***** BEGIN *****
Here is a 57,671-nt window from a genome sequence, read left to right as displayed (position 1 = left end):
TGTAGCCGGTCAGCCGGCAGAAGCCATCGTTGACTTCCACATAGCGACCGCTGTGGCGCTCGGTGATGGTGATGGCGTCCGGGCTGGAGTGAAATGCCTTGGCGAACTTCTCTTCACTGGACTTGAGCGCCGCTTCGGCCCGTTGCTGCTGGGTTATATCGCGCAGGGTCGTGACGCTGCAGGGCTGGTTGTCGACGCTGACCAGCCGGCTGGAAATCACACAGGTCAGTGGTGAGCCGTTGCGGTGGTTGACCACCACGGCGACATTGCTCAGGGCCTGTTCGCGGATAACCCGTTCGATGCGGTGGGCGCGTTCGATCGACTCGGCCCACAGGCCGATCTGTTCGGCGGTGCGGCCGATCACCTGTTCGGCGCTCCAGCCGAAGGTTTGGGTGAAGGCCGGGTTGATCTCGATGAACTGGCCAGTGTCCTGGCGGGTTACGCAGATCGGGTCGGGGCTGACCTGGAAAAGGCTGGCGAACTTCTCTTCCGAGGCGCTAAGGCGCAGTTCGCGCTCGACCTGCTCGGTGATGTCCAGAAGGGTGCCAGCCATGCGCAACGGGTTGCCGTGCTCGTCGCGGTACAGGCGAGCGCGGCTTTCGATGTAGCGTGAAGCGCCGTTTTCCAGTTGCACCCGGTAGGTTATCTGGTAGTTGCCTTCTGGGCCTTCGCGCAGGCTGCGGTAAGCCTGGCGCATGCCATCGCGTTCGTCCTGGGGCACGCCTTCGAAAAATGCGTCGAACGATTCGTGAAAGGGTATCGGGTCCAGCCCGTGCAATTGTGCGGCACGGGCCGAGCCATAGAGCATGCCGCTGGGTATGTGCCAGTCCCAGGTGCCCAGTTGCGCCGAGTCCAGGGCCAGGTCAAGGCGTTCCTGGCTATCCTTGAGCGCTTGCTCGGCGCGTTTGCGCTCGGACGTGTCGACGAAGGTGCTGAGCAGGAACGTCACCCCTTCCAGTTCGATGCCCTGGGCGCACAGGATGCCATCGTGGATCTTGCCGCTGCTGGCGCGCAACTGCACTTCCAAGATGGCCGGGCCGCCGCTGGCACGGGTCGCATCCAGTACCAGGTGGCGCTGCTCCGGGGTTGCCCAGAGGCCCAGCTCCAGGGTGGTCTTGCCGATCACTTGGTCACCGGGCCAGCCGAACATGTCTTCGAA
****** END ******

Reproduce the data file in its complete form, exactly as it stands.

Here is a 57,671-nt window from a genome sequence, read left to right as displayed (position 1 = left end):
TGTAGCCGGTCAGCCGGCAGAAGCCATCGTTGACTTCCACATAGCGACCGCTGTGGCGCTCGGTGATGGTGATGGCGTCCGGGCTGGAGTGAAATGCCTTGGCGAACTTCTCTTCACTGGACTTGAGCGCCGCTTCGGCCCGTTGCTGCTGGGTTATATCGCGCAGGGTCGTGACGCTGCAGGGCTGGTTGTCGACGCTGACCAGCCGGCTGGAAATCACACAGGTCAGTGGTGAGCCGTTGCGGTGGTTGACCACCACGGCGACATTGCTCAGGGCCTGTTCGCGGATAACCCGTTCGATGCGGTGGGCGCGTTCGATCGACTCGGCCCACAGGCCGATCTGTTCGGCGGTGCGGCCGATCACCTGTTCGGCGCTCCAGCCGAAGGTTTGGGTGAAGGCCGGGTTGATCTCGATGAACTGGCCAGTGTCCTGGCGGGTTACGCAGATCGGGTCGGGGCTGACCTGGAAAAGGCTGGCGAACTTCTCTTCCGAGGCGCTAAGGCGCAGTTCGCGCTCGACCTGCTCGGTGATGTCCAGAAGGGTGCCAGCCATGCGCAACGGGTTGCCGTGCTCGTCGCGGTACAGGCGAGCGCGGCTTTCGATGTAGCGTGAAGCGCCGTTTTCCAGTTGCACCCGGTAGGTTATCTGGTAGTTGCCTTCTGGGCCTTCGCGCAGGCTGCGGTAAGCCTGGCGCATGCCATCGCGTTCGTCCTGGGGCACGCCTTCGAAAAATGCGTCGAACGATTCGTGAAAGGGTATCGGGTCCAGCCCGTGCAATTGTGCGGCACGGGCCGAGCCATAGAGCATGCCGCTGGGTATGTGCCAGTCCCAGGTGCCCAGTTGCGCCGAGTCCAGGGCCAGGTCAAGGCGTTCCTGGCTATCCTTGAGCGCTTGCTCGGCGCGTTTGCGCTCGGACGTGTCGACGAAGGTGCTGAGCAGGAACGTCACCCCTTCCAGTTCGATGCCCTGGGCGCACAGGATGCCATCGTGGATCTTGCCGCTGCTGGCGCGCAACTGCACTTCCAAGATGGCCGGGCCGCCGCTGGCACGGGTCGCATCCAGTACCAGGTGGCGCTGCTCCGGGGTTGCCCAGAGGCCCAGCTCCAGGGTGGTCTTGCCGATCACTTGGTCACCGGGCCAGCCGAACATGTCTTCGAA